Missing Malaysia Airlines plane: Minister says ‘deliberate’ act responsible

April 2, 2014

Lindsay Murdoch

South-East Asia correspondent for Fairfax Media

Malaysian authorities have reiterated they believe there was a “deliberate action” by someone on board the missing Malaysian airliner to divert it from its scheduled flight path.

“MH370’s movements were consistent with deliberate action by someone on the plane,” Malaysia’s acting transport minister Hishammuddin Hussein said on Tuesday night.

The shadow of a Royal New Zealand Air Force P3 Orion  can be seen on low-level clouds as it flies over the southern Indian Ocean looking for missing Malaysian Airlines flight MH370.

The shadow of a Royal New Zealand Air Force P3 Orion can be seen on low-level clouds as it flies over the southern Indian Ocean looking for missing Malaysian Airlines Flight MH370. Photo: Reuters

The comments refute growing speculation that a mechanical failure led to cabin depressurisation that caused the pilots to become unconscious after turning the plane around over the South China Sea.

Mr Hishammuddin said international investigators and Malaysian authorities believe the plane was subjected to deliberate action until the time it left military radar after it had turned back from its route to Beijing and travelled back over peninsula Malaysia to the Straits of Malacca.

Meanwhile, the final three seconds of contact between the cockpit of MH370 and Kuala Lumpurair traffic control provides no clue as to what happened to the plane.

The search for the missing Malaysia Airlines Flight MH370 continues.

The search for the missing Malaysia Airlines Flight MH370 continues. Photo: AP

Malaysian authorities released a transcript of the conversations on Tuesday amid criticism they have been withholding information about the plane’s disappearance, which has fuelled anger among the relatives of the 239 people who were on board.

At 1.19 and 24 seconds air traffic control told the pilots “Malaysian three seven zero contact HoChi Minh 120 decimal 9 good night.”

This was a sign-off from Kuala Lumpur as the plane entered the area of responsibility for Vietnam air space.

Malaysia's acting Transport Minister Hishammuddin Hussein speaks about the search for the missing Malaysia Airlines Flight MH370.

Malaysia’s acting Transport Minister Hishammuddin Hussein speaks about the search for the missing Malaysia Airlines Flight MH370. Photo: Reuters

Someone in the cockpit replied “good night Malaysian three seven zero” at 1.19 and 29 seconds. That was the last contact with the plane.

Malaysian officials said initially they believed the final words were spoken by the plane’s first officer Fariq Abdul Hamid, 27, who was making his first unsupervised flight in a Boeing 777.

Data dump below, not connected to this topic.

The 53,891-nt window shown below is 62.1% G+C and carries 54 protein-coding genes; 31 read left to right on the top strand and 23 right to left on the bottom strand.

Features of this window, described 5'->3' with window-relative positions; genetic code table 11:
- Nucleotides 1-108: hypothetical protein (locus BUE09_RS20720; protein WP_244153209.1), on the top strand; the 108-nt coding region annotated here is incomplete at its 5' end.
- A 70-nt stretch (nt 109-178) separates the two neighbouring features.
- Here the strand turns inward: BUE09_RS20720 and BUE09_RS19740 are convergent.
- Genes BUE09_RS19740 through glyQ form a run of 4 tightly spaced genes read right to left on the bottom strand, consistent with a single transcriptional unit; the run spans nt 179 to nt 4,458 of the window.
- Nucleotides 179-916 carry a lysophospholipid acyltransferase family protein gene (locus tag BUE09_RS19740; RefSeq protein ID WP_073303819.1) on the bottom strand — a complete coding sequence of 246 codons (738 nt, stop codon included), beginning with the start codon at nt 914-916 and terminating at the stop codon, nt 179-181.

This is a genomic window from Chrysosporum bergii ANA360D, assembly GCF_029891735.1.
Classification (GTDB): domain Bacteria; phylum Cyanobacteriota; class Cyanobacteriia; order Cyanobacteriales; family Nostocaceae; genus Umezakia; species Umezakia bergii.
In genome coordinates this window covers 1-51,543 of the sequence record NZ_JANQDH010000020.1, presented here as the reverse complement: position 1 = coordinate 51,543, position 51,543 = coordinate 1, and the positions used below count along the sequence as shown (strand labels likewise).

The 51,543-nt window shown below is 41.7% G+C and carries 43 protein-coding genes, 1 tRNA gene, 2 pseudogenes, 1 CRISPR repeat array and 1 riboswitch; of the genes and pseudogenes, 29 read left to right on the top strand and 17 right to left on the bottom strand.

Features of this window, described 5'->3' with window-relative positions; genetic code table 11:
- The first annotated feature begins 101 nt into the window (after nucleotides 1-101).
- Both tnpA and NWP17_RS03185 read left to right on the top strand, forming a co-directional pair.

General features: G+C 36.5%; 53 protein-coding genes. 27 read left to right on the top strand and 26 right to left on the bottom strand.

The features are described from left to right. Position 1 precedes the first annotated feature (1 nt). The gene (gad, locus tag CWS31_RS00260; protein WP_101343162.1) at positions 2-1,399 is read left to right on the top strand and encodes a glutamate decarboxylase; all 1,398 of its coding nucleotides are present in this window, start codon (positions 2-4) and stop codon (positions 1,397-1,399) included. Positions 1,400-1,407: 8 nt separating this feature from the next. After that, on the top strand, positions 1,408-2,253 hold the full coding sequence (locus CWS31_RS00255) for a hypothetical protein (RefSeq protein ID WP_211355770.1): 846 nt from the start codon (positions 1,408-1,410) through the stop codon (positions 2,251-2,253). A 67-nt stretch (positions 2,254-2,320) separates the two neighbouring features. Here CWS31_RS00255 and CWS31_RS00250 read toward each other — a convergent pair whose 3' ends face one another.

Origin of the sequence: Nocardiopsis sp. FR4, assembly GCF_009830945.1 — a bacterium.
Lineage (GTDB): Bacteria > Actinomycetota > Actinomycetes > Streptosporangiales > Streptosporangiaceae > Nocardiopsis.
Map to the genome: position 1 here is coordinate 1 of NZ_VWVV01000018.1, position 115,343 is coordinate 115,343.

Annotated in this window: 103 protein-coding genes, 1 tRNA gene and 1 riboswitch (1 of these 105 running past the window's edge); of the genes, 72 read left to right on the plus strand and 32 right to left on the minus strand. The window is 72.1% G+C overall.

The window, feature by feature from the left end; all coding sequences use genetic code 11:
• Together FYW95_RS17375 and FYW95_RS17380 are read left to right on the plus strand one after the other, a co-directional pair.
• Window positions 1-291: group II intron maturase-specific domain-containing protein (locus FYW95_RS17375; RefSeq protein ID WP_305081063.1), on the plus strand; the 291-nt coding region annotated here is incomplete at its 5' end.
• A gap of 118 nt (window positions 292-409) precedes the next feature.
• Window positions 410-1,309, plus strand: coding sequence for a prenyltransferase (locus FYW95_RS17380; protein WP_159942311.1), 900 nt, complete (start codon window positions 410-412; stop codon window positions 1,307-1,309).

But Mr Hishammuddin said “police are working to confirm this belief and forensic examination of the actual recording is on-going.”

Prayers for the Chinese passengers aboard the missing Malaysia Airlines Flight MH370.

Prayers for the Chinese passengers aboard the missing Malaysia Airlines Flight MH370. Photo: AP

From 12.36 am when MH370 signed on “Tower MAS370 morning” until the final communication at 1.19 and 29 seconds there appears to be nothing abnormal in the conversations.

The words used from the plane and air traffic control were polite language normally used by pilots.

As the plane taxied on the tarmac of Kuala Lumpur airport conversations were “garbled” on four separate occasions, according to the transcript.

Air traffic control approved take-off at 12.40am with the call “370 32 right cleared for take-off. Good night.”

MAS370 replied: “32 right cleared for take-off MAS370. Thank-you goodbye.”

The MH370 cockpit reported the plane’s altitude six times between 12.42 and 12.50am when someone says” “flight level three five zero Malaysian three seven zero.”

MH370 reported its altitude at 1.01am and then repeated it six minutes later. Air traffic control responded each time.

Before releasing the transcript to the media it was shown to the relatives of those who were on board in Beijing and Kuala Lumpur.

Mr Hishammuddin said the transcript was held for more than three weeks as part of the police investigation into the plane’s disappearance.

Desmond Ross, an Australian commercial pilot and security aviation expert, said the conversations appear consistent with the flight.

He said it is interesting there were “garbled” communications before take-off.

“I wonder if they were having some sort of radio difficulties from the outset which may have become more of a problem later in the flight,” he said.

 

 

Source : The Sydney Morning Herald

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